March 22, 2000
Soft Money Ban and Regulation of Phony Issue Ads Would Pass Constitutional Muster, Public Citizen Expert Testifies
WASHINGTON, D.C. — Congress could ban soft money contributions to political parties and regulate election-related issue advertising without violating free speech rights guaranteed by the First Amendment, a Public Citizen constitutional law expert testified to Congress today.
A ban on soft money from corporations, unions and individuals and restrictions on so-called “issue ads” paid for by political parties and independent groups are central features of the McCain-Feingold legislation pending in the Senate and in stronger, prior versions that included the Snowe amendment. Under the Snowe amendment, the election activities of non-profit groups would have to be financed by individuals, and they would be encouraged to disclose the identities of donors.
“The approaches taken in those bills are sound as a matter of policy, will cure serious problems in our campaign finance system and are constitutional,” testified Alan Morrison, director and co-founder of the Public Citizen Litigation Group. “The Hagel bill, on the other hand, is far weaker, and its only possible justification is that McCain-Feingold is unconstitutional, which it is not.”
Morrison testified during the opening day of hearings on campaign finance in the Senate Committee on Rules and Administration, chaired by GOP Sen. Mitch McConnell of Kentucky.
McConnell last year led a Senate filibuster of the McCain-Feingold bill that thwarted the will of a Senate majority by preventing an up-or-down vote on the bill. He has said the Rules Committee hearings will focus on campaign finance proposals by Sen. Chuck Hagel, R-Neb.
“While we applaud Hagel for trying to break the logjam on campaign finance reform, his legislation would not stop the legalized bribery and influence-peddling that has become so pervasive in politics,” said Public Citizen President Joan Claybrook. “It would do nothing more than provide political cover to the opponents of real reform, those senators who voted against McCain-Feingold and who now have to face an aroused electorate.”
The Hagel bill would triple the amount of hard money that individuals can give directly to candidates — from $2,000 per election cycle to $6,000. It would still allow corporations, unions and individuals to give $60,000 in soft money per election, or $120,000 per two-year cycle. That would mean a wealthy executive and the executive’s spouse could give up to $240,000 every two years.
The Hagel bill also would do nothing to curtail the increasing use of phony “issue ads” that aid candidates for federal office and would not stop soft money from being redirected from national party committees to state parties.
Morrison’s testimony refutes arguments by reform opponents who claim McCain-Feingold would infringe on free speech.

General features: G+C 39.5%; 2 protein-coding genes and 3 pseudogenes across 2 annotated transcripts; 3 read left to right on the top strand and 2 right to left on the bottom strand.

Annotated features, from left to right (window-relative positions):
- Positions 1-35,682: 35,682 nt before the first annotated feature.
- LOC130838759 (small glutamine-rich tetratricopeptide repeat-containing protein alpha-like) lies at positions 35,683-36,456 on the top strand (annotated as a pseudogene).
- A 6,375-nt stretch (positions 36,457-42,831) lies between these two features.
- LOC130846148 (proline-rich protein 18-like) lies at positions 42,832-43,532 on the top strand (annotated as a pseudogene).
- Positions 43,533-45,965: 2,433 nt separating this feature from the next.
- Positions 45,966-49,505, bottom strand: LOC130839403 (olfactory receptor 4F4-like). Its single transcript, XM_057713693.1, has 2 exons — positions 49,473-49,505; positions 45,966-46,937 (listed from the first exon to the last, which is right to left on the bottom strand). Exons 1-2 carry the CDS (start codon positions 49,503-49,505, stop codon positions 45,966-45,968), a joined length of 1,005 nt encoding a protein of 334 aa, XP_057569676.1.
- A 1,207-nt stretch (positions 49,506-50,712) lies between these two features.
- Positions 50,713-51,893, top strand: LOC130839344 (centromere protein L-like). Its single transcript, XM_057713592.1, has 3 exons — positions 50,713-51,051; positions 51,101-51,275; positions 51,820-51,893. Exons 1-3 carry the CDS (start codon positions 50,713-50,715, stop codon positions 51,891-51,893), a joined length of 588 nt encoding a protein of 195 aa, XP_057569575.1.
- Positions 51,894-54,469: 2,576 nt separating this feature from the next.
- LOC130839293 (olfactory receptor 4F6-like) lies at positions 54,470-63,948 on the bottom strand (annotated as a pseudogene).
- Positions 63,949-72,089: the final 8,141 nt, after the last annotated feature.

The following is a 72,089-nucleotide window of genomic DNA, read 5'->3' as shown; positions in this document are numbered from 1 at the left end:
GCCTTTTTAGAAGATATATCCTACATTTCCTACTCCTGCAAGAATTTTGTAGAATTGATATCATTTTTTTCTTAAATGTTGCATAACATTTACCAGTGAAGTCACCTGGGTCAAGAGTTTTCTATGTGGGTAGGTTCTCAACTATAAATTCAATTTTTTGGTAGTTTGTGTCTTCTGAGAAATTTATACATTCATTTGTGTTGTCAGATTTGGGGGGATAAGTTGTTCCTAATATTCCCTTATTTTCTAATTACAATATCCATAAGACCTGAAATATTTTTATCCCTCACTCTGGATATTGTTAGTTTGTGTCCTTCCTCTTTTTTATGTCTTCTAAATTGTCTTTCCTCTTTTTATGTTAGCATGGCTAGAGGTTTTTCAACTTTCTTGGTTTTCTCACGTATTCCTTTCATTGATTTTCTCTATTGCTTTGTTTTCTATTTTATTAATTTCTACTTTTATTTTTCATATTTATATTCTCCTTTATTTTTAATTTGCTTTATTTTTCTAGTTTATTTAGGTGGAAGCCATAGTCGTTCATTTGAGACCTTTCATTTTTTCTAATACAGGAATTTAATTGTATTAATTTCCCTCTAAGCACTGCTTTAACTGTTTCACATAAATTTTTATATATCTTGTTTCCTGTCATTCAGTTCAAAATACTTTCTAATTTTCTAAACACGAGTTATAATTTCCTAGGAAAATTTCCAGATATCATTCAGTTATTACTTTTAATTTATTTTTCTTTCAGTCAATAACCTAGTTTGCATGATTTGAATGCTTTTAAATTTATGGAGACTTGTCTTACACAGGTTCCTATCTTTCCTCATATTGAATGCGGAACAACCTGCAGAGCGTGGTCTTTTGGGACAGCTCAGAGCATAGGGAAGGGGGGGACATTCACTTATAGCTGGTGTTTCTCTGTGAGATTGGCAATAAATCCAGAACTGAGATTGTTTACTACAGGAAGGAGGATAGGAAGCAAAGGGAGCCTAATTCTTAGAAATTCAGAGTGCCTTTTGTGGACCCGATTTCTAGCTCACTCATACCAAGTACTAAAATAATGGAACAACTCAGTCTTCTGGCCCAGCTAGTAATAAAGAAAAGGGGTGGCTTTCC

The U.S. Supreme Court already has upheld laws forbidding corporations and labor unions from giving money to political parties if the money is used to advocate the election or defeat of a candidate for state or federal office, Morrison said. It is undisputed that the primary, if not exclusive, purpose of a political party is to elect its candidates to office. Congress could properly expand the definition of party activities that must be financed in accordance with federal guidelines that now regulate hard money. Once the definition is expanded, all activities of a national party would have to be financed in the same manner as the current direct advocacy activities, with money that is subject to the dollar limits imposed by the Federal Election Campaign Act.
Congress has another alternative that would unquestionably pass constitutional muster, Morrison said. It could stop parties from taking soft money by denying them federal matching funds for presidential primary campaigns and funds for political conventions and presidential general elections, or by denying party candidates the right to buy broadcast advertising time at reduced rates if the parties accepted soft money.
The other key reform issue is phony issue ads. Under the Supreme Court’s Buckley v. Valeo ruling in 1976, only ads that expressly advocate the election or defeat of a particular candidate are subject to the law. But in reality, parties and independent groups routinely run ads to aid candidates without explicitly asking viewers to “vote for” or “vote against” a candidate — a development that has created an enormous “issue ad” loophole.
Morrison said there are clearly areas where corporate or union financing of pure issue ads cannot be prohibited, such as during elections involving ballot initiatives. But Congress can regulate corporate or union sponsorship of so-called issue ads that identify a candidate or party and still leave room for legitimate issue advertising.
“Nothing in any of the Supreme Court decisions on campaign finance suggests that the Court would not uphold a narrowly drawn statute that recognized the reality that certain kinds of ads, at certain times in the election cycle, are the functional equivalent of ‘vote for’ or ‘vote against’ a candidate, and hence they can be regulated in the same manner as are independent expenditures that contain express advocacy,” Morrison said.